Contrariwise: Obligation is No Celebration

It's not wrong to put your long-term health above someone else's seating chart.


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The holidays are upon us, and once again that old familiar feeling creeps into the hearts of millions of Americans: dread. That’s because for far too long, far too many have been trapped in a cycle of holiday obligation.

Look, we love Norman Rockwell around here. It’s practically a requirement for the job. But where Rockwell captured an idealized vision of familial celebration that millions continue to enjoy, the truth is that not everyone is quite that lucky. And many people do a disservice to their own mental and physical well-being by dragging themselves to family gatherings that just aren’t healthy for them, even if they skip the desserts.

That conclusion has been supported by countless articles and studies. One 2011 Psychology Today article even asked the question, “Are your loved ones hazardous to your health?” The writer, Melanie Greenberg, a Ph.D. and licensed clinical psychologist, pointed out that not only can toxic relationships and related stressors have a negative impact on our health, but the ways that we deal with those stressors (including drinking and self-medication) can be even more harmful.

That’s not to say that Turkey Day has to be a complete loss. It does, however, mean that you should take a careful inventory of your holiday obligations by leading with one big question: Is it worth it? Yes, it may seem strange to make a cost-benefit analysis of whether combative cousins are worth Grandma’s traditional oyster dressing, but it’s not wrong to put your long-term health above someone else’s seating chart.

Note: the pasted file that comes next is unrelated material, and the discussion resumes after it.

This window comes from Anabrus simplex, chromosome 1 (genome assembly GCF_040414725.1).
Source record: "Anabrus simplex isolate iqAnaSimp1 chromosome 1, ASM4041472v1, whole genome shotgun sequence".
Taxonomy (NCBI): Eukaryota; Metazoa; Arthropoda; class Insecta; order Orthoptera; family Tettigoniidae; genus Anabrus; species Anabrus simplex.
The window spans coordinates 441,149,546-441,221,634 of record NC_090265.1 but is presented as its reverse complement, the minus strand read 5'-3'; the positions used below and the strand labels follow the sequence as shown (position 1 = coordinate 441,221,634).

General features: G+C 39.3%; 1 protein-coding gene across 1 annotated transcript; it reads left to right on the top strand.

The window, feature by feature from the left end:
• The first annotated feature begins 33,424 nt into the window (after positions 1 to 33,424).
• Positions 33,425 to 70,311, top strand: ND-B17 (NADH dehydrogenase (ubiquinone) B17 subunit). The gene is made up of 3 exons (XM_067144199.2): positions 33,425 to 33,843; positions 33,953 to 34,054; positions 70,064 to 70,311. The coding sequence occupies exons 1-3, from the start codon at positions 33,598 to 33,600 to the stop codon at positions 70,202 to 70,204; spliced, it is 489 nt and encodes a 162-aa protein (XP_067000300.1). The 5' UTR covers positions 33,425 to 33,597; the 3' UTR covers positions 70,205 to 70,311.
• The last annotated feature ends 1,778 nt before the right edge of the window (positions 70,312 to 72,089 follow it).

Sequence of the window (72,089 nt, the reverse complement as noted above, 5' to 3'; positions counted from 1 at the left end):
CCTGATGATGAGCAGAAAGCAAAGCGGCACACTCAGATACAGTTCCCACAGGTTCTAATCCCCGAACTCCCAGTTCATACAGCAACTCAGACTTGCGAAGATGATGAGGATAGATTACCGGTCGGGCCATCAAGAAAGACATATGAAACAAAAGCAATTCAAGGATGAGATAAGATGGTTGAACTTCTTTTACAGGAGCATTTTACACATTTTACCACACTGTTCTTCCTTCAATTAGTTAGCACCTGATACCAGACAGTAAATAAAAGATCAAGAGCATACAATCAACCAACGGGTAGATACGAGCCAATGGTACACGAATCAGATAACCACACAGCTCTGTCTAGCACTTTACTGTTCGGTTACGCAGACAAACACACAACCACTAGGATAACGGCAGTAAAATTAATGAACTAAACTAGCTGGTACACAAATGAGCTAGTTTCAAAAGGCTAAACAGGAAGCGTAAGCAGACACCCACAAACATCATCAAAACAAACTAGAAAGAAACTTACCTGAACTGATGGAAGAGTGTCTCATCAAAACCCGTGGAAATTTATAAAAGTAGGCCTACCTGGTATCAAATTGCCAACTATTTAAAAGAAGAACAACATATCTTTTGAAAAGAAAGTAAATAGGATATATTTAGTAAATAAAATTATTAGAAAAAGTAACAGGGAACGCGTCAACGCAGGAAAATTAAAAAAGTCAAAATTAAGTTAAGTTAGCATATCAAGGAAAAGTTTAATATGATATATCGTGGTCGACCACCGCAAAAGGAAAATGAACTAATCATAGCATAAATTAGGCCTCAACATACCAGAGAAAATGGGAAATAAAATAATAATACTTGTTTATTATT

Case in point: My friend Jervé regularly attended family Thanksgivings throughout their childhood and teen years. But by the time they had reached adulthood, they realized that every single supposed celebration was marked by some kind of major fight. It could have been sibling versus sibling or son versus mother or mother versus daughter or any combination, but it always happened. And that led to stressing about the holiday weeks in advance. Eventually, they decided to just stop going and were rewarded with not feeling like the fourth Thursday of November was a constantly impending purgatory.

There’s another side of the obligation issue, and that’s how long you want to participate in someone else’s tradition before you create your own. It’s possible that some people dread family gatherings because it forces people back into roles from which they’d escaped. A person who is one of four children could have gone on to a fulfilling career with a family of their own, but once the family unit of origin is back together, they have to grapple with the drag of being the baby, or the oldest, or the middle kid. When you run your own holiday celebration, you get to just be you.

Granted, this may not apply to everyone. I’m sure there are families out there who are flesh-and-blood versions of Rockwell’s painted perfection, and they probably anticipate the winter holiday gatherings in the same way that the little ones wait on Santa. But for many of us, that anticipation is more like a cold shower than a warm blanket. So if you find that you aren’t looking forward to that family function, it’s not wrong to give it a miss. Your mental and physical health just might end up giving thanks to you.


This article is featured in the November/December 2023 issue of The Saturday Evening Post. Subscribe to the magazine for more art, inspiring stories, fiction, humor, and features from our archives.

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